The visible part of the iceberg (from Community Economics) represents the capitalist market-based economy, but there is so much of the iceberg we cannot see; so many other relationships and exchanges happening.

Here are some of the alternative economies and complementary economies that exist:



Reciprocity is the practice of exchanging things with others for mutual benefit.

In cultural anthropology, reciprocity refers to the non-market exchange of goods or labour ranging from direct barter (immediate exchange) to forms of gift exchange where a return is eventually expected (delayed exchange) as in the exchange of birthday gifts.


Pay It Forward

Pay It Forward is an economy/interaction where if one is the recipient of a good or service, instead of ‘returning the favour’, a good or service is repaid to someone else.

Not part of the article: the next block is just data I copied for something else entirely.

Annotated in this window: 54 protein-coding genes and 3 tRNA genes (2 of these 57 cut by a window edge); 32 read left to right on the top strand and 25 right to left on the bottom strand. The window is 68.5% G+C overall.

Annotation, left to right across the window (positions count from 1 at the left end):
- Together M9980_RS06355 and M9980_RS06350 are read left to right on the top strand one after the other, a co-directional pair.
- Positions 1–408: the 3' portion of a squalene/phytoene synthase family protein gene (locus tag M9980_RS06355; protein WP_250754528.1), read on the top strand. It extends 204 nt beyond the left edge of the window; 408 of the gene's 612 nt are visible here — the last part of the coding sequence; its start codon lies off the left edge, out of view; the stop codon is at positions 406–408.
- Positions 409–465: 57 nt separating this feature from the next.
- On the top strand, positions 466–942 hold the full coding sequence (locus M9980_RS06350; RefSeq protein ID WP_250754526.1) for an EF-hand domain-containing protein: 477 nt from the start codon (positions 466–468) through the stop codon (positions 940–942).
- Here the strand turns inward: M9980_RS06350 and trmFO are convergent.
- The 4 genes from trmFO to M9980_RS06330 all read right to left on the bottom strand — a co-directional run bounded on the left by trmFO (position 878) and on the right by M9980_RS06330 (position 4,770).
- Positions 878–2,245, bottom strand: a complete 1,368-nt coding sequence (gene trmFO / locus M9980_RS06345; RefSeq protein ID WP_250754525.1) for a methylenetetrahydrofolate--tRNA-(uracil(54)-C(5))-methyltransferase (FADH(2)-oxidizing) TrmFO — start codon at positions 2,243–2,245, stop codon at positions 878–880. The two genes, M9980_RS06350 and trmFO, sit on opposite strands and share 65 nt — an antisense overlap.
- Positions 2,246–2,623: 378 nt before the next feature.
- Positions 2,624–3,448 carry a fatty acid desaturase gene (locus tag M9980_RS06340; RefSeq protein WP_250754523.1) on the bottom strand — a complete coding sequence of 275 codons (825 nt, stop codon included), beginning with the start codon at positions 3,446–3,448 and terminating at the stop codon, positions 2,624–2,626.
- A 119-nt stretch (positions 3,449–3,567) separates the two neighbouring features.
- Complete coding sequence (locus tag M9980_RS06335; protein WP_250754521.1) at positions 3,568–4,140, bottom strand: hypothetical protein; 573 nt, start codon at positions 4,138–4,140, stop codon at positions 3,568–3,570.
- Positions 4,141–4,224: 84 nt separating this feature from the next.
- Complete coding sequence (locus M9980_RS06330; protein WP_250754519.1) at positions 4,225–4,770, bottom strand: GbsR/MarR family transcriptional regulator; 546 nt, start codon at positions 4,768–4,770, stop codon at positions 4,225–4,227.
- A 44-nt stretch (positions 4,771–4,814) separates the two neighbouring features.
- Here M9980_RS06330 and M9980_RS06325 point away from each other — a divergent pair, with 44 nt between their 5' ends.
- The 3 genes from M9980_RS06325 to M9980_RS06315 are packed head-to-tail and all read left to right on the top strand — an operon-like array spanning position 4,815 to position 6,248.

There are many ways to get involved in local, national and international Pay If Forward initiatives.


Timebanking is similar to Pay It Forward economics in that you receive a good or service from someone without the exchange of money, but you do not necessarily return the exchange with them. Timebanking is an example of a complementary currency, where the currency is time instead of money.

Local Currency

Another example of complementary currency is a local currency, which is currency that can be spent in a particular geographical locality or at participating organisations.

A local currency acts as a complementary currency to a national currency, rather than replacing it, and aims to encourage spending within a local community, especially with locally owned businesses.


There are a growing number of local currencies. Some that are receiving a lot of attention for their success are the Brixton Pound and the Totnes Pound, though there are many, many more.

Collaborative Consumption and the Sharing Economy